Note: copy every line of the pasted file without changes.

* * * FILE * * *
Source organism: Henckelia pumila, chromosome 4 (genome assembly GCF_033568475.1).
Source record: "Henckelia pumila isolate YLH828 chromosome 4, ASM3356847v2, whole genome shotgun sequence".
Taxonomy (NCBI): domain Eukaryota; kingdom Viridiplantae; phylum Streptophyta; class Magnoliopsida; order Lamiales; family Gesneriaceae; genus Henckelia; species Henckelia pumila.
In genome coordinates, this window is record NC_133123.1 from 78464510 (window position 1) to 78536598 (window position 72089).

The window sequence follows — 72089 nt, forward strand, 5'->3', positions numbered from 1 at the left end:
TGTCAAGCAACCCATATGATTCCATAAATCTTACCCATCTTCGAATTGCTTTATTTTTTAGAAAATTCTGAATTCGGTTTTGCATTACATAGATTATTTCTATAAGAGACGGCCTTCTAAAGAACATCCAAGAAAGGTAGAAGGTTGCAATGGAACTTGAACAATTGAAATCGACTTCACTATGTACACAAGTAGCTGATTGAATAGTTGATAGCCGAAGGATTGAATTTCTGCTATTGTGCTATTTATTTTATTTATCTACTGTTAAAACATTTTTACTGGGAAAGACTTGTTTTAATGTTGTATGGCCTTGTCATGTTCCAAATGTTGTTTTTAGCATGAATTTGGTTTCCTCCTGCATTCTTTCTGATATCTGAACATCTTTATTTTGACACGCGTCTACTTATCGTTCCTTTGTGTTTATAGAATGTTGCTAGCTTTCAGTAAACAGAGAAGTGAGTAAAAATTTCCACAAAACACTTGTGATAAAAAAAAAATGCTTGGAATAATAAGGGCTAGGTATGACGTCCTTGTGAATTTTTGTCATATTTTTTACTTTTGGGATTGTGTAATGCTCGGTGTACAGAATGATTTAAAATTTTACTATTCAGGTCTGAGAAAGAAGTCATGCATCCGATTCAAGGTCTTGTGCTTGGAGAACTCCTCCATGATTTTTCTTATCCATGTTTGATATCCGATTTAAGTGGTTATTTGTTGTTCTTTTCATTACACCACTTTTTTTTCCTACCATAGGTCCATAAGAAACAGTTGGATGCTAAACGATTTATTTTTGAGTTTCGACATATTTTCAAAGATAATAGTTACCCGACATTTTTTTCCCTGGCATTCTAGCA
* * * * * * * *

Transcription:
Source organism: Henckelia pumila, chromosome 4 (genome assembly GCF_033568475.1).
Source record: "Henckelia pumila isolate YLH828 chromosome 4, ASM3356847v2, whole genome shotgun sequence".
Taxonomy (NCBI): domain Eukaryota; kingdom Viridiplantae; phylum Streptophyta; class Magnoliopsida; order Lamiales; family Gesneriaceae; genus Henckelia; species Henckelia pumila.
In genome coordinates, this window is record NC_133123.1 from 78464510 (window position 1) to 78536598 (window position 72089).

The window sequence follows — 72089 nt, forward strand, 5'->3', positions numbered from 1 at the left end:
TGTCAAGCAACCCATATGATTCCATAAATCTTACCCATCTTCGAATTGCTTTATTTTTTAGAAAATTCTGAATTCGGTTTTGCATTACATAGATTATTTCTATAAGAGACGGCCTTCTAAAGAACATCCAAGAAAGGTAGAAGGTTGCAATGGAACTTGAACAATTGAAATCGACTTCACTATGTACACAAGTAGCTGATTGAATAGTTGATAGCCGAAGGATTGAATTTCTGCTATTGTGCTATTTATTTTATTTATCTACTGTTAAAACATTTTTACTGGGAAAGACTTGTTTTAATGTTGTATGGCCTTGTCATGTTCCAAATGTTGTTTTTAGCATGAATTTGGTTTCCTCCTGCATTCTTTCTGATATCTGAACATCTTTATTTTGACACGCGTCTACTTATCGTTCCTTTGTGTTTATAGAATGTTGCTAGCTTTCAGTAAACAGAGAAGTGAGTAAAAATTTCCACAAAACACTTGTGATAAAAAAAAAATGCTTGGAATAATAAGGGCTAGGTATGACGTCCTTGTGAATTTTTGTCATATTTTTTACTTTTGGGATTGTGTAATGCTCGGTGTACAGAATGATTTAAAATTTTACTATTCAGGTCTGAGAAAGAAGTCATGCATCCGATTCAAGGTCTTGTGCTTGGAGAACTCCTCCATGATTTTTCTTATCCATGTTTGATATCCGATTTAAGTGGTTATTTGTTGTTCTTTTCATTACACCACTTTTTTTTCCTACCATAGGTCCATAAGAAACAGTTGGATGCTAAACGATTTATTTTTGAGTTTCGACATATTTTCAAAGATAATAGTTACCCGACATTTTTTTCCCTGGCATTCTAGCA